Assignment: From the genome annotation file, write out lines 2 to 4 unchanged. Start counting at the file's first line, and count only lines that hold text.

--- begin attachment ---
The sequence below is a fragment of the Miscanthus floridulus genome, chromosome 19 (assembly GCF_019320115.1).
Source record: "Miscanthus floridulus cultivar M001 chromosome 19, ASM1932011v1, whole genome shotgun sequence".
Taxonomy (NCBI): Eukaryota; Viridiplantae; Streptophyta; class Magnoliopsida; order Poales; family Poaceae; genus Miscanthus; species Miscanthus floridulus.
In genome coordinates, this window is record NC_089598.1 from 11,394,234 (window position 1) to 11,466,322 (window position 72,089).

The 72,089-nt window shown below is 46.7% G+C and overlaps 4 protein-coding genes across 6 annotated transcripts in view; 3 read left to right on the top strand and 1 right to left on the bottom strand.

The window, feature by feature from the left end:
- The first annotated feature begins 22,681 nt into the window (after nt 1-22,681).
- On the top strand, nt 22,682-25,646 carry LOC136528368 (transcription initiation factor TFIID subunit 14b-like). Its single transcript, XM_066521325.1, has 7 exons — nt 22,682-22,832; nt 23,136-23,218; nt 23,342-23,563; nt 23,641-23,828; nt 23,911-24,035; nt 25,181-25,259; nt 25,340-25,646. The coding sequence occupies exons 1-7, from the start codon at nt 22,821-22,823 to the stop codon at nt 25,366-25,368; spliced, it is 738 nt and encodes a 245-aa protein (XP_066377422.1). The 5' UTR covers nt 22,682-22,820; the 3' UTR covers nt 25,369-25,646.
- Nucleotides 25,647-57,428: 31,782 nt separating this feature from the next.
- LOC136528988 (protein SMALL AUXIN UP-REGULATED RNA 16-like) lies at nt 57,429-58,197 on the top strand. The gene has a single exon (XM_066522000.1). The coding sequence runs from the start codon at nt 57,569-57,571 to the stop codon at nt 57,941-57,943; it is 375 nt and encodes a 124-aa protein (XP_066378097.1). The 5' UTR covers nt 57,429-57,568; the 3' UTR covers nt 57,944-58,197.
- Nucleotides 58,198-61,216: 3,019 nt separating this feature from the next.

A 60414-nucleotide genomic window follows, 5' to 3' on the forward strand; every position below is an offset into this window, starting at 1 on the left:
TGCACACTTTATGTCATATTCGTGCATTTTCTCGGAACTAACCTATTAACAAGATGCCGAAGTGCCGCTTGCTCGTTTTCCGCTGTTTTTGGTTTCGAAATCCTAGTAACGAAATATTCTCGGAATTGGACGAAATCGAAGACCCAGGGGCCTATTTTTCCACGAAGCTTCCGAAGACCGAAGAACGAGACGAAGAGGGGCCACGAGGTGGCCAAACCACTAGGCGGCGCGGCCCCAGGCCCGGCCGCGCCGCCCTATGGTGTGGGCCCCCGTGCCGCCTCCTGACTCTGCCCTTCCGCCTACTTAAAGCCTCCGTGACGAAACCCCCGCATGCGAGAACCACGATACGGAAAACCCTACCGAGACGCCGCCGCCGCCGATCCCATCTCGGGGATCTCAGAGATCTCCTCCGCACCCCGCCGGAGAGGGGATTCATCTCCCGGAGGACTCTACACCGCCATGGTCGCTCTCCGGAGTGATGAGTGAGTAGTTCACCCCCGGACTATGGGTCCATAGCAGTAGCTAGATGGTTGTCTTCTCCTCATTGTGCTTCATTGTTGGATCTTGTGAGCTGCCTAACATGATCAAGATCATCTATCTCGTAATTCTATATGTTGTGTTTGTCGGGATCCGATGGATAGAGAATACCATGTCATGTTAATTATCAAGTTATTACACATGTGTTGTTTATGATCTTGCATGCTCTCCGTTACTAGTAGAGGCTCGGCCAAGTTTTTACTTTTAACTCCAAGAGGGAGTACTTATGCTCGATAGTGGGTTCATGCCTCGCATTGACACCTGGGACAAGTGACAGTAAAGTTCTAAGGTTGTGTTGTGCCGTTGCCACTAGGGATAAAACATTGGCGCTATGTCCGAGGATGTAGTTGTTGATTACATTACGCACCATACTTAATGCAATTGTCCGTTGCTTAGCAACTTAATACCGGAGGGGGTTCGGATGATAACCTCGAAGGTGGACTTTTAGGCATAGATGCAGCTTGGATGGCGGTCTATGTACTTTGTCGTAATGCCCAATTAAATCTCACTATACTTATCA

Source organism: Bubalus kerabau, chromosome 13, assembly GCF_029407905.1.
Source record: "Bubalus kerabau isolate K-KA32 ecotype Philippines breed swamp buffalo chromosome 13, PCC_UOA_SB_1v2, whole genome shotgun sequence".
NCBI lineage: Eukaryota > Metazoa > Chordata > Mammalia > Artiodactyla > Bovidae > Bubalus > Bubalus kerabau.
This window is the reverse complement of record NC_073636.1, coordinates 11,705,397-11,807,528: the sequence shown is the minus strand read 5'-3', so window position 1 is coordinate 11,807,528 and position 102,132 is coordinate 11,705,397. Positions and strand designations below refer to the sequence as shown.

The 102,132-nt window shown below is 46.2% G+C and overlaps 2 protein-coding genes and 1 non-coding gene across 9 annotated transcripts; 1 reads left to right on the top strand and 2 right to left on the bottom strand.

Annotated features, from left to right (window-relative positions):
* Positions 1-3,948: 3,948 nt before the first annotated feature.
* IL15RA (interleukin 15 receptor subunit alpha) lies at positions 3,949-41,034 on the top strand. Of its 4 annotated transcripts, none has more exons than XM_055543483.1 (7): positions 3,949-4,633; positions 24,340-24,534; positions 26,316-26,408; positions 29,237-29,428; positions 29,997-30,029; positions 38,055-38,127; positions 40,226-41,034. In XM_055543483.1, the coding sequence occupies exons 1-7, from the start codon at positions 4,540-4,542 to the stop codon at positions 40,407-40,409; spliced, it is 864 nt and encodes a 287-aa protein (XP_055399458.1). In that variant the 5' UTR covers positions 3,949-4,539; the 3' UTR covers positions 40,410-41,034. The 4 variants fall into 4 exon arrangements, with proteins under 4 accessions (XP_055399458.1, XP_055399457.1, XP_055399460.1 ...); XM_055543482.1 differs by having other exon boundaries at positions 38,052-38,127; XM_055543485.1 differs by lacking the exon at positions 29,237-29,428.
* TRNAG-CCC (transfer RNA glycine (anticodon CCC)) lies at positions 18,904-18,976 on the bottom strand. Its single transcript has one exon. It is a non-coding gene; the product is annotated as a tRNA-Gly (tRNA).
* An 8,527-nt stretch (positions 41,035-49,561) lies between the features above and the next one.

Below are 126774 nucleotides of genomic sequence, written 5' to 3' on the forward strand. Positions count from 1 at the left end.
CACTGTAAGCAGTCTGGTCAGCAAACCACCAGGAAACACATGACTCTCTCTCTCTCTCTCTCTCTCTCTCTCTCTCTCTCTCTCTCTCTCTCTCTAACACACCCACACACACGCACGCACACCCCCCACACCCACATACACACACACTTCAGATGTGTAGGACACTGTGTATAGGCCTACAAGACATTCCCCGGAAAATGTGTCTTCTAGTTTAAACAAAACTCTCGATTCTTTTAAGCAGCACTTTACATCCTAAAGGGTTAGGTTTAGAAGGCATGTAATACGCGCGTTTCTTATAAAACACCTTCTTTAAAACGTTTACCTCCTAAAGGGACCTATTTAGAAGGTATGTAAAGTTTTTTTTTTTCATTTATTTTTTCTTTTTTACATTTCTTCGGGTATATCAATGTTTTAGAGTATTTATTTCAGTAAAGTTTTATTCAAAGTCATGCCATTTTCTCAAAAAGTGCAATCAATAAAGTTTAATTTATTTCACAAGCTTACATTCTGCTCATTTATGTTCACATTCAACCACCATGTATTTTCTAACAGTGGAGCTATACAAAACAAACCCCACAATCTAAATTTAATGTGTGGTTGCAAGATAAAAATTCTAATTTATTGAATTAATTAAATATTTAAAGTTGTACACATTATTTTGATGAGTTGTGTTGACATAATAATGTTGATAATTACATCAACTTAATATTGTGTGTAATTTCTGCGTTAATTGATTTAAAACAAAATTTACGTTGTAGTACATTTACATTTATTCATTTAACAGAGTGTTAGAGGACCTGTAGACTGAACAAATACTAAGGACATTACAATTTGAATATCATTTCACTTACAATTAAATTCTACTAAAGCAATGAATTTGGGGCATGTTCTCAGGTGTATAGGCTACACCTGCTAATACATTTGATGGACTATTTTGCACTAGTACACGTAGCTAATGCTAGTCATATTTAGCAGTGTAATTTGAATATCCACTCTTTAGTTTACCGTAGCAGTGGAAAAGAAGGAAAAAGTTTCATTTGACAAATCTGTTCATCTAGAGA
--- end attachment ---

Source record: "Miscanthus floridulus cultivar M001 chromosome 19, ASM1932011v1, whole genome shotgun sequence".
Taxonomy (NCBI): Eukaryota; Viridiplantae; Streptophyta; class Magnoliopsida; order Poales; family Poaceae; genus Miscanthus; species Miscanthus floridulus.
In genome coordinates, this window is record NC_089598.1 from 11,394,234 (window position 1) to 11,466,322 (window position 72,089).